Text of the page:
Inspiration to Keep Dancing
I enjoy the relationships, of course, and the hugs and humor when dance seems overwhelming. Ray Rivers always says, “Everything is simple. Nothing is easy” and I am still learning to apply this philosophy after many years of practice and competing. Patience is not my strong suit, and it has been difficult to switch pros so often, but lives and people change and I just have to accept that is another part of the experience. Over the years, working with my coaches has been one of the most consistent and enriching aspects of my dancing. Also, the welcoming vibe of the Fred Astaire family has been wonderful.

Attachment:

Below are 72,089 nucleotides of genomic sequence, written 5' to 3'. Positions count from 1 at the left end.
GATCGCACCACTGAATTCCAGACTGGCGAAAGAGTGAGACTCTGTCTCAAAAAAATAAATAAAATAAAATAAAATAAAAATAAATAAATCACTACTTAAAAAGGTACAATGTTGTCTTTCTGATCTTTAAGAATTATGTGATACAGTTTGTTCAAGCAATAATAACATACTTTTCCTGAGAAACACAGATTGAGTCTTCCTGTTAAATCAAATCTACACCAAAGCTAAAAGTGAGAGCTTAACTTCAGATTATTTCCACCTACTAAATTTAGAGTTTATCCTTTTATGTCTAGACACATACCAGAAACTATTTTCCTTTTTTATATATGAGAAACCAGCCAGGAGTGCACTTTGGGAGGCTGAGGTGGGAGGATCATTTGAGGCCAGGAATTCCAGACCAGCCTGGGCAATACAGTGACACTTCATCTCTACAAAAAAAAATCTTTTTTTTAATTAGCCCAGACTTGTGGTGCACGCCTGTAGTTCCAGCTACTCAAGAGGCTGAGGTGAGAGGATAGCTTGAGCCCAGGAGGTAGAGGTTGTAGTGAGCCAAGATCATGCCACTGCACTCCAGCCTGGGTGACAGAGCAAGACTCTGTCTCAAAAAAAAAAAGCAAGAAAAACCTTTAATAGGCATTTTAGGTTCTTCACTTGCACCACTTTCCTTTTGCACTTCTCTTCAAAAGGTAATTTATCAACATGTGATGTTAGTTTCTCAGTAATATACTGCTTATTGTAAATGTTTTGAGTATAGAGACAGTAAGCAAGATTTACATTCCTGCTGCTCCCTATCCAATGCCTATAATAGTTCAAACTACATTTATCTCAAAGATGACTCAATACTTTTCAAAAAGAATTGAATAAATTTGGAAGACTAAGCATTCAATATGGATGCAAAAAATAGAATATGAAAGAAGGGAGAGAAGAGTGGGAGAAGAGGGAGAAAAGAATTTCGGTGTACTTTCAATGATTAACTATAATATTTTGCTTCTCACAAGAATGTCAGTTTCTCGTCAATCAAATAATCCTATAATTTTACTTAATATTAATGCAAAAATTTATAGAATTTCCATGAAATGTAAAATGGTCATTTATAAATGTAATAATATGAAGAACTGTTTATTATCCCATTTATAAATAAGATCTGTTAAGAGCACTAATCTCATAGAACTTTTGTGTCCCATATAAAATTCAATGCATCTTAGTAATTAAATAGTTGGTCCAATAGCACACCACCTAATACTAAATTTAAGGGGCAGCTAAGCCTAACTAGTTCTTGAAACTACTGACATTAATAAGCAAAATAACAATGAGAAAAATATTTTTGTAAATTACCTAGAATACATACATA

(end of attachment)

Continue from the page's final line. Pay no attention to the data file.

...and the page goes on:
Last year I was invited to dance in the team match at Millennium, and by the end of the evening, those on the team who had been on the floor all day were dazed. Janice Gonzalez, who is one of the funniest people I know, kept me in stitches goofing around in the on-deck area that night. I laughed so hard at absolutely nothing, I think my dress split open at the sides. We were like silly children. Those moments in the ballroom, when we remember to play and be in the moment for the joy of it, are always among my favorite experiences at competitions. They remind us to be part of a greater community, no matter the score. We can still have a good time when we don’t take ourselves too seriously. Those occasions are good food for the soul.